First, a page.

Website home pageEdit
A home page is generally the main page a visitor navigating to a website from a web search engine will see, and it may also serve as a landing page to attract visitors. The home page is used to facilitate navigation to other pages on the site by providing links to prioritized and recent articles and pages, and possibly a search box. For example, a news website may present headlines and first paragraphs of top stories, with links to full articles, in a dynamic web page that reflects the popularity and recentness of stories. Meanwhile, other websites use the home page to attract users to create an account. Once they are logged in, the home page may be redirected to their profile page. This may in turn be referred to as the "personal home page".
A website may have multiple home pages, although most have one. Wikipedia, for example, has a home page at wikipedia.org, as well as language-specific home pages, such as en.wikipedia.org and de.wikipedia.org.
The majority of websites have a home page with underlying content pages, although some websites contain only a single page.
The uniform resource locator (URL) of a home page is most often the base-level domain name, such as https://wikipedia.org. Historically it may also be found at http://domain.tld/index.html or http://domain.tld/default.html, where "tld" refers to the top-level domain used by the website.
If a home page has not been created for a web site, many web servers will default to display a list of files located in the site's directory, if the security settings of the directory permit. This list will include hyperlinks to the files, allowing for simple file sharing without maintaining a separate HTML file.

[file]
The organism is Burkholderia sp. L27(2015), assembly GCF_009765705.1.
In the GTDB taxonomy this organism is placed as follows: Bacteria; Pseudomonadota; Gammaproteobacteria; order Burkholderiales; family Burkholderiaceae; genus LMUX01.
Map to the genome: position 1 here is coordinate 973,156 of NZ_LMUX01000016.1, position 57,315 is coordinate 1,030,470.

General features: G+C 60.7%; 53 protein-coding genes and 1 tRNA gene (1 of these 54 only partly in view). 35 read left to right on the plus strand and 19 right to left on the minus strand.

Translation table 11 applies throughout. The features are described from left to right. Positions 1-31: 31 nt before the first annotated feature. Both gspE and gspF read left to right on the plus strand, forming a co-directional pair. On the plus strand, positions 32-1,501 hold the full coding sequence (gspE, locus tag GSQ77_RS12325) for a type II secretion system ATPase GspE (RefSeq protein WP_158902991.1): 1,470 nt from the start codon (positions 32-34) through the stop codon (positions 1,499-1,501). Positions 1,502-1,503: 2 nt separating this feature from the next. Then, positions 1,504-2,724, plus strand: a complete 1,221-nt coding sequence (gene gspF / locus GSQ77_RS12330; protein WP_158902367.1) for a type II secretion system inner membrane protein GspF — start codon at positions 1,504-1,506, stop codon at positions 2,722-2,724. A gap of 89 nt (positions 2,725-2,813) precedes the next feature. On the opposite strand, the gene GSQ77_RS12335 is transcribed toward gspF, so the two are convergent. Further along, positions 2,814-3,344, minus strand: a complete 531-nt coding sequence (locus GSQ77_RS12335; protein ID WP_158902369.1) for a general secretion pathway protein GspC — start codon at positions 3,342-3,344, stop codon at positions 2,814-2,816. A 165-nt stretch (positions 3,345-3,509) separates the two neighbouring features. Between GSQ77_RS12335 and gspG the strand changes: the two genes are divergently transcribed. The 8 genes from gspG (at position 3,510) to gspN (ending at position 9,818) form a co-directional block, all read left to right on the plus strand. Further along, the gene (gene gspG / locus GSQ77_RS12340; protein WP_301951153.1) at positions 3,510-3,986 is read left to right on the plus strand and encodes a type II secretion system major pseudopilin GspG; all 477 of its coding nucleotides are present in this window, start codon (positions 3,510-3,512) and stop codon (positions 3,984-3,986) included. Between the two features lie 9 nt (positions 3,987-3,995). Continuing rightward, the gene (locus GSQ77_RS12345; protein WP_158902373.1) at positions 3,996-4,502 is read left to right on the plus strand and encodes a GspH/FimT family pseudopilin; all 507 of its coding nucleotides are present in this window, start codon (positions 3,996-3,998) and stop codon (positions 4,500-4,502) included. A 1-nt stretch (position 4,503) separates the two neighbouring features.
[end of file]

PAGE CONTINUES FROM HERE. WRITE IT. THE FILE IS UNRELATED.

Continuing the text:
Browser home pageEdit
A home page also refers to the first page that appears upon opening a web browser, sometimes called the start page, although the home page of a website can be used as a start page. This start page can be a website, or it can be a page with various browser functions such as the display of thumbnails of frequently visited websites. Multiple websites can be set as a start page, to open in different tabs. Some websites are intended to be used as start pages, such as iGoogle (now defunct), My Yahoo!, and MSN.com, and provide links to commonly used services such as webmail and online weather forecasts.
History of home pagesEdit
In the early days of the World Wide Web in the first half of the 1990s, an important part of web pages belonged to students or teachers with a UNIX account in their university. System administrators of such systems installed an HTTP server pointing its root directory to the directory containing the users accounts. On UNIX, the base directory of an account is called "home", and the
HOME environment variable contains its path (for example
/home/my_username). The URL of the home page usually has the format
https://example.edu/~my_username/. Thus the term home page appeared and then spread to its current usage.
A personal home page historically has served as a means of self-portrayal, job-related presentation, and pure enjoyment, giving way to professional advancement and social interaction. Owing to the rise of social media sites, personal home pages are no longer as common as during the mid-late 1990s and early-2000s.
A personal web page is also commonly called a home page, although such websites can contain many pages. These kind of personal portals were especially popular in the earlier era of the World Wide Web. Examples of such services include: My Yahoo!, iGoogle, My Excite and My Lycos.
In Germany, the term "homepage" is often used as a synonym for the term "website".
A home page can also be used outside the context of web browsers, such as to refer to the principal screen of a user interface, frequently referred to as a home screen on mobile devices such as mobile phones.
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Media related to Home pages at Wikimedia Commons